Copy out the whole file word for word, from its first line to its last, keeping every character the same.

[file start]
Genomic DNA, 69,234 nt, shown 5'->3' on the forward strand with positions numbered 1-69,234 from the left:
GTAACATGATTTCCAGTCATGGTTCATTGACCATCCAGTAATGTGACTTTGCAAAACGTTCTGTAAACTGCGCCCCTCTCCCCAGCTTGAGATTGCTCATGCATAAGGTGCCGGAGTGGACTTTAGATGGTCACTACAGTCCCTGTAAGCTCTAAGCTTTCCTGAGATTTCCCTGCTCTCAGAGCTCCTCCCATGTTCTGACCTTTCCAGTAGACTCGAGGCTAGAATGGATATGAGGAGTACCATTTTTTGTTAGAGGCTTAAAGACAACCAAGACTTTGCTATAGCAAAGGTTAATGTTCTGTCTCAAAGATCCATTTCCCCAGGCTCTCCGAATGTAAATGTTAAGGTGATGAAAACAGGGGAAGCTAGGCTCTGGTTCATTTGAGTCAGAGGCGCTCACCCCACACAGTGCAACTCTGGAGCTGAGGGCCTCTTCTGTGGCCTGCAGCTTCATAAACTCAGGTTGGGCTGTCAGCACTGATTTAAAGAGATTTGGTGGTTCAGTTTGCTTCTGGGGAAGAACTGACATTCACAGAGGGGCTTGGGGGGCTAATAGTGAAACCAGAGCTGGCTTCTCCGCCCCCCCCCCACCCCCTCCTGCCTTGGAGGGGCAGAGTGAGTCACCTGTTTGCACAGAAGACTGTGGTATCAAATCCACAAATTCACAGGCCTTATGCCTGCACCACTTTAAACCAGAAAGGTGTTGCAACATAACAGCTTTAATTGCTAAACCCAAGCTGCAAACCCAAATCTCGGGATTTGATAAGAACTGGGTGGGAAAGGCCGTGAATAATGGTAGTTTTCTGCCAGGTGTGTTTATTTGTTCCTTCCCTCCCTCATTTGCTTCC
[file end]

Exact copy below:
Genomic DNA, 69,234 nt, shown 5'->3' on the forward strand with positions numbered 1-69,234 from the left:
GTAACATGATTTCCAGTCATGGTTCATTGACCATCCAGTAATGTGACTTTGCAAAACGTTCTGTAAACTGCGCCCCTCTCCCCAGCTTGAGATTGCTCATGCATAAGGTGCCGGAGTGGACTTTAGATGGTCACTACAGTCCCTGTAAGCTCTAAGCTTTCCTGAGATTTCCCTGCTCTCAGAGCTCCTCCCATGTTCTGACCTTTCCAGTAGACTCGAGGCTAGAATGGATATGAGGAGTACCATTTTTTGTTAGAGGCTTAAAGACAACCAAGACTTTGCTATAGCAAAGGTTAATGTTCTGTCTCAAAGATCCATTTCCCCAGGCTCTCCGAATGTAAATGTTAAGGTGATGAAAACAGGGGAAGCTAGGCTCTGGTTCATTTGAGTCAGAGGCGCTCACCCCACACAGTGCAACTCTGGAGCTGAGGGCCTCTTCTGTGGCCTGCAGCTTCATAAACTCAGGTTGGGCTGTCAGCACTGATTTAAAGAGATTTGGTGGTTCAGTTTGCTTCTGGGGAAGAACTGACATTCACAGAGGGGCTTGGGGGGCTAATAGTGAAACCAGAGCTGGCTTCTCCGCCCCCCCCCCACCCCCTCCTGCCTTGGAGGGGCAGAGTGAGTCACCTGTTTGCACAGAAGACTGTGGTATCAAATCCACAAATTCACAGGCCTTATGCCTGCACCACTTTAAACCAGAAAGGTGTTGCAACATAACAGCTTTAATTGCTAAACCCAAGCTGCAAACCCAAATCTCGGGATTTGATAAGAACTGGGTGGGAAAGGCCGTGAATAATGGTAGTTTTCTGCCAGGTGTGTTTATTTGTTCCTTCCCTCCCTCATTTGCTTCC